Current Reviews


Birds Of Prey #72

Posted: Saturday, August 21, 2004
By: Jason Cornwell

"Between Dark and Dawn, Part Four: Material Girl"

Writer: Gail Simone
Artists: Ron Adrian (p), Rob Lea (i)

Publisher: D.C. Comics

As the Black Canary races to prevent another teen from committing suicide, Barbara uncovers the identity of the entity that's responsible for this super-hero obsessed cult. Meanwhile Vixen and the Huntress find their situation goes from worrisome to disastrous.

One of the most exciting issues that Gail Simone has offered up since she took over the writing reins of this title, as she has not one but two plots running through the pages of this issue that grabbed and held my full attention. Now the big reveal of who is responsible for this villainous plot is a great moment, and I have to say that while I'm not overly familiar with the character, what little I do know of the character has convinced me that he's the ideal opponent for Barbara to encounter, and this issue's exchange help to reaffirm this notion. I also have to say that the final moment of this battle of wills makes for a fantastic cliff-hanger, and there's a very real sense of dread instilled by the final comments that are made by this mystery villain. As for the second plot that involves the Huntress and Vixen's efforts to survive the attentions of the cult, I have to say I was won over by the final moments of this exchange, as Gail Simone does a fantastic job of taking the situation and making it look downright impossible for these two woman to win the day.

I also enjoyed the back and forth banter between the two characters, and I also applaud the scene where Gail Simone reminds readers that the Huntress plays the hero game with a sharper edge than most heroes, and that there's a reason why Batman has problems with her operating in Gotham. I did find myself a bit disappointed with Black Canary's role in this issue though, as the character looks to have gotten left out of the truly engaging sections of the action.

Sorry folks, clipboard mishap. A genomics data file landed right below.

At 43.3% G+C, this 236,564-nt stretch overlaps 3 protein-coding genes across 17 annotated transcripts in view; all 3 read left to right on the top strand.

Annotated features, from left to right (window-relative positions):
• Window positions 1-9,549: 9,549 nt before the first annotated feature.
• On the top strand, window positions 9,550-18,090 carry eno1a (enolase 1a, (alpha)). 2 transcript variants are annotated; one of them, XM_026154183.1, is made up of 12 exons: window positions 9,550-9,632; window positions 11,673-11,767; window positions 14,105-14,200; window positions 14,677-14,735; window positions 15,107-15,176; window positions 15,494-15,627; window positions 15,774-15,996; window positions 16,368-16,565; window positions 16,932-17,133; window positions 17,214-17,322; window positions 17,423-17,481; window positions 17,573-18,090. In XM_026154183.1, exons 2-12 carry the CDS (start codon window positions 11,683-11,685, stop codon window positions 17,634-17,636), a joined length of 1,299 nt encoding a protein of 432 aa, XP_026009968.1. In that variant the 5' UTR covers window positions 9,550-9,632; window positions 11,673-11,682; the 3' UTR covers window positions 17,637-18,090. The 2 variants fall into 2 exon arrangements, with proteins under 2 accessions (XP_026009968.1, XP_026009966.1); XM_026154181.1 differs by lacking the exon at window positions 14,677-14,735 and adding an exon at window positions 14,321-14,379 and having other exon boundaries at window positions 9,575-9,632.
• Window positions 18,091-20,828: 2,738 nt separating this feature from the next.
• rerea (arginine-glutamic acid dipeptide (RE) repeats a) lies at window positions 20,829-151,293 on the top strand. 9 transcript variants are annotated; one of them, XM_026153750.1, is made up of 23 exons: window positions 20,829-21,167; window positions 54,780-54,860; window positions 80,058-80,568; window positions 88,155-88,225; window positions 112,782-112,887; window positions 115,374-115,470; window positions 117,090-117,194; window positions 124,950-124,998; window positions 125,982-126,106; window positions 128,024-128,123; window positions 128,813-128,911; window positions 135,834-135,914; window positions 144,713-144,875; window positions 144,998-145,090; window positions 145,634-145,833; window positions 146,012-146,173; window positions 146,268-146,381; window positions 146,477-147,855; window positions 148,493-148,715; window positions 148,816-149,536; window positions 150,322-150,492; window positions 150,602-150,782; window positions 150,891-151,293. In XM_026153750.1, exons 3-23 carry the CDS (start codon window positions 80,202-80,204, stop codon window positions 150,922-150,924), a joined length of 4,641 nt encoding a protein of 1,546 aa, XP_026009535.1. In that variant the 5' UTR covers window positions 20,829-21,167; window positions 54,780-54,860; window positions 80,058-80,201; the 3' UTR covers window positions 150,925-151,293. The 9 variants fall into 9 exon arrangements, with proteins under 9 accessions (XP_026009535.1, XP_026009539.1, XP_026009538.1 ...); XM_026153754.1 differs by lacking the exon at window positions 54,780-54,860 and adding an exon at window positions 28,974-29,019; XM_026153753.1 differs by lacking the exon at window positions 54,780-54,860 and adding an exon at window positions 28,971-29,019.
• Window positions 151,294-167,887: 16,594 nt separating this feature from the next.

Ron Adrian's work doesn't exactly leave me all that impressed, as there are sections where it seems to have difficulty conveying the action, and there's some odd visual choices where I felt the art failed to convey the excitement of the material (e.g. Black Canary's plunge off the rooftop). However, I will give the art credit for managing to successfully deliver what could have been a confusing development, as the opening scene shifts from reality to a cyberspace, and there's no real moment of confusion present. I also have to say it's great to see Greg Land looks to be sticking around as this book's regular cover artist.

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